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Etching (hard varnish)

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Estimated time: 3 hours  

Level: Beginner

Artist: Charlotte Reine

Etching makes it possible to create a line engraving based on an original drawing that is faithful to the model. Whether it is a personal creation or inspired by an existing image, be daring and make your first foray into the world of engraving, you will be surprised by the results!


A 6 to 10 cm copper plate, liquid engraving varnish, a drypoint, one sheet of Canson® tissue paper, blanc de Meudon, white spirit, methylated spirit, intaglio ink, a flat brush, 1 metre of tarlatan, a cotton cloth, packaging tape, a pair of scissors and a ballpoint pen.


Papier Canson® Edition 250 or 320 gsm


A small copperplate press. A plastic tray for the ferric acid

1. Cleaning the plate

Clean your copper plate with a pinch of blanc de Meudon mixed with a drop of methylated spirit.

Wipe the mixture with a clean cloth.

2. Applying the varnish

Using the flat brush, apply the engraving varnish onto the clean plate in a thin, even layer.

Allow to dry for at least an hour. Drying time will depend on room temperature.

3. Preparing for drawing

Place a fine tissue paper on the drawing to be reproduced.

Trace your drawing using a dark ballpoint pen so that the line is visible on both sides of the paper.

4. Transferring the drawing

Softly rub your tissue paper with blanc de Meudon, spread over the entire surface of the drawing. Remove any excess powder.

Place the paper on the copper plate, with the powdered side on the varnish.

Fold the edge of the paper under one side of the plate to keep it in place during the transfer. Remember to turn your drawing over if you want it to have the same direction as the original.

Delicately redraw you image. You will engrave the finer details directly onto the plate. Remove the paper. The image has been transferred to the plate.

5. Engraving the plate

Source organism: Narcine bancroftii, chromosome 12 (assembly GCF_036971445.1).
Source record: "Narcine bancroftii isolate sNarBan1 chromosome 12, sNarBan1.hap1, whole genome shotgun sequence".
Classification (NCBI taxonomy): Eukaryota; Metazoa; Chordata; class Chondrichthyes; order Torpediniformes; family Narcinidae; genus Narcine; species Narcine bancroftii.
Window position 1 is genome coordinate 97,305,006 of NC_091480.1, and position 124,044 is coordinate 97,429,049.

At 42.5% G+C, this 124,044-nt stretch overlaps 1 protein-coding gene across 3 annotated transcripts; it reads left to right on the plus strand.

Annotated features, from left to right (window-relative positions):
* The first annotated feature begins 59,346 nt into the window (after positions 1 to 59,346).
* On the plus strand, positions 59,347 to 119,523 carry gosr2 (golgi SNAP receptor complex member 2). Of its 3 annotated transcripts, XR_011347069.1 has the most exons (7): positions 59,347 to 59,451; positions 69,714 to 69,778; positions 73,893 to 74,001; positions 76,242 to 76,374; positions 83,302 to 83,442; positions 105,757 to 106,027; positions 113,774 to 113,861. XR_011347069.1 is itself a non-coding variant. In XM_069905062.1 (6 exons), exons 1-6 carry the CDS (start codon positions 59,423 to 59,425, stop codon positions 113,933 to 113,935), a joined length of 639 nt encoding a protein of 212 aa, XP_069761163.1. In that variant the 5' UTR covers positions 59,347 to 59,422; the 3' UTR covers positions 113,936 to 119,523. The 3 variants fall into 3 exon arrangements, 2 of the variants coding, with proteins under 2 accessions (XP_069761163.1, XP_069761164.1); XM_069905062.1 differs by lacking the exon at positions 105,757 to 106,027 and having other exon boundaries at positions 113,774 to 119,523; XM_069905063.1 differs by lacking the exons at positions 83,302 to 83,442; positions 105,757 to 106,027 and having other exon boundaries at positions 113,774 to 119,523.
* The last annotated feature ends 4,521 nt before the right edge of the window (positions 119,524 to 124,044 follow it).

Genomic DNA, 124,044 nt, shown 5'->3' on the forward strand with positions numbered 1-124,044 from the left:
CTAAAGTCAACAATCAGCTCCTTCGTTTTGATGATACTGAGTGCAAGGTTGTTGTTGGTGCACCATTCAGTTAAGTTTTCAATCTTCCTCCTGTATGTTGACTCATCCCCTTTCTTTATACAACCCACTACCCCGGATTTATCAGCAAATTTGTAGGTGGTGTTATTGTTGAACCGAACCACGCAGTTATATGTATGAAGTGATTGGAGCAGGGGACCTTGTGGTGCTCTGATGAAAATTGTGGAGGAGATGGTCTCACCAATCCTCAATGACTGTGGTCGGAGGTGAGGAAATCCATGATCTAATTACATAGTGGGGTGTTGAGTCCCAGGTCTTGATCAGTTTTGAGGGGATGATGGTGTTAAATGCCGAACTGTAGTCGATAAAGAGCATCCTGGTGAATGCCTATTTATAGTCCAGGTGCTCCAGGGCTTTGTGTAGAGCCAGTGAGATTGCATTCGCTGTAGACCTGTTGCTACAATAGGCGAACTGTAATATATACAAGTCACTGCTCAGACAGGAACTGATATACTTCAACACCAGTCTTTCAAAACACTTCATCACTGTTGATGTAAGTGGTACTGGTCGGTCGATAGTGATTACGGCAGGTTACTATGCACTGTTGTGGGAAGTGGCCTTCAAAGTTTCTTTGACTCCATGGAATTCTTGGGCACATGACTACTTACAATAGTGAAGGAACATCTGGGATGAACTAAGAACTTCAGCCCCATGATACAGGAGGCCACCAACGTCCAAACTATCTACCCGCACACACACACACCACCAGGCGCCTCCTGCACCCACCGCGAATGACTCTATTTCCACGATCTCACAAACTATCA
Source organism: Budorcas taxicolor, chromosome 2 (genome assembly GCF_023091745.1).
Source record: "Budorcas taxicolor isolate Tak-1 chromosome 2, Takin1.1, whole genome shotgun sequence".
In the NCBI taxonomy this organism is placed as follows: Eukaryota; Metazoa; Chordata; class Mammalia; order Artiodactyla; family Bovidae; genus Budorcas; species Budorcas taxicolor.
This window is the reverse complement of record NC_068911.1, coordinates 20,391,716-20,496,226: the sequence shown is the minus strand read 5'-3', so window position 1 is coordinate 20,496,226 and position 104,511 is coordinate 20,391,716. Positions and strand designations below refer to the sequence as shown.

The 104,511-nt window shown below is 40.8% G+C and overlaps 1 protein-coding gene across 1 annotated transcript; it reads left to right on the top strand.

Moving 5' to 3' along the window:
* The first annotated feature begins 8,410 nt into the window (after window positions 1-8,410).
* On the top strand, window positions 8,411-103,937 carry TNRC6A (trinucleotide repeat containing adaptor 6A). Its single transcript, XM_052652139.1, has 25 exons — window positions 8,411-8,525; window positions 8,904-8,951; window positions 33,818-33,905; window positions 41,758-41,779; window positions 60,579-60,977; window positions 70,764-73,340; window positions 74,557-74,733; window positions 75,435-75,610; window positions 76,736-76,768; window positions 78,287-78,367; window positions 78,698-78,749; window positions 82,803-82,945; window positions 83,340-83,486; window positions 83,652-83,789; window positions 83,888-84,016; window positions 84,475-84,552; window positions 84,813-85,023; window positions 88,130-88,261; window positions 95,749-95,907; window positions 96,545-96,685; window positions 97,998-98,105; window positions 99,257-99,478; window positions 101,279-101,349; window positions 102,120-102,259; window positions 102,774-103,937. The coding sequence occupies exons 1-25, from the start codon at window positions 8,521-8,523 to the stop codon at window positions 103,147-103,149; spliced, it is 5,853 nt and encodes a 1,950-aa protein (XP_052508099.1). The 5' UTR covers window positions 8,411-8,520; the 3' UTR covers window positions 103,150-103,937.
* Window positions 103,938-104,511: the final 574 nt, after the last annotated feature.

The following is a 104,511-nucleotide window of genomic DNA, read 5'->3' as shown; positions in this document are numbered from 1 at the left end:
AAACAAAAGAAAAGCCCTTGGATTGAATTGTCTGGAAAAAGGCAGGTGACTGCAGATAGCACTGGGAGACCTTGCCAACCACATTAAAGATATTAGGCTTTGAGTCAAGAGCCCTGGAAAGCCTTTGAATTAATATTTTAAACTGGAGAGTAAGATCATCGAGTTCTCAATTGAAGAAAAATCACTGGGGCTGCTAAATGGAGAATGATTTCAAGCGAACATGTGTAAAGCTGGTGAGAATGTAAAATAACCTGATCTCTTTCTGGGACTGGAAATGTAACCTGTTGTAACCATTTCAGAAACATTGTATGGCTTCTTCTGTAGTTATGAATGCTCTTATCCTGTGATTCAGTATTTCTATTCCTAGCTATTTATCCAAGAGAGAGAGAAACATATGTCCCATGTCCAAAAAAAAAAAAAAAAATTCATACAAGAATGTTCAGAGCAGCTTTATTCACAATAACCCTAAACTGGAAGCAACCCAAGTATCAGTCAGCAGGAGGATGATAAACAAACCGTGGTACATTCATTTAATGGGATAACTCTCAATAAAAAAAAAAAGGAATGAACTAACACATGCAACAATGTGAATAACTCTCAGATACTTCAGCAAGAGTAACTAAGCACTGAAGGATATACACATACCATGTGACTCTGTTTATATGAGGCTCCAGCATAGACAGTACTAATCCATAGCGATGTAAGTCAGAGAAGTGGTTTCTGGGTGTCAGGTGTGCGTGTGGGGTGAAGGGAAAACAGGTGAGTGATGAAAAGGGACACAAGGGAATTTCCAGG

Using your drypoint, go over your lines again with the varnish, pressing firmly enough to expose the metal.

Do not hesitate to shade the thickness of your lines for a richer finish.

Clean your plate as you work with a little methylated spirit.

Remember to check that there is no varnish missing. You still have time to rectify by reapplying a little varnish, but remember to let it dry.

6. The ferric chloride bath

Protect the back of your plate with packaging tape.

Let approximately 10 cm of tape protrude over one side of the tray to form a tab with which you can hold your plate in the tray.

Submerge your copper in the ferric chloride bath, with the image facing upwards and the tab protruding over the side, for approximately 20 minutes. The longer you leave the plate in the bath, the deeper the metal will be bitten.

With practice, you will be able to adjust the time you leave your plate in the bath according to the desired results. Carefully clean with white spirit and remove the tape from the back.

7. Inking the plate

Proceed to ink the plate, rubbing firmly with a tarlatan dabber so that the ink penetrates into the grooves.

Wipe excess ink away with the tarlatan. Finish wiping with a silk scarf.

Wipe the edges by rubbing a clean cloth along the four sides of the plate. (See tricks of the trade: How to ink, wipe and produce good prints?)

8. Printing

Place your inked plate on the press, in the frame you prepared previously.

Position your damp paper, pass through the press and discover your etching!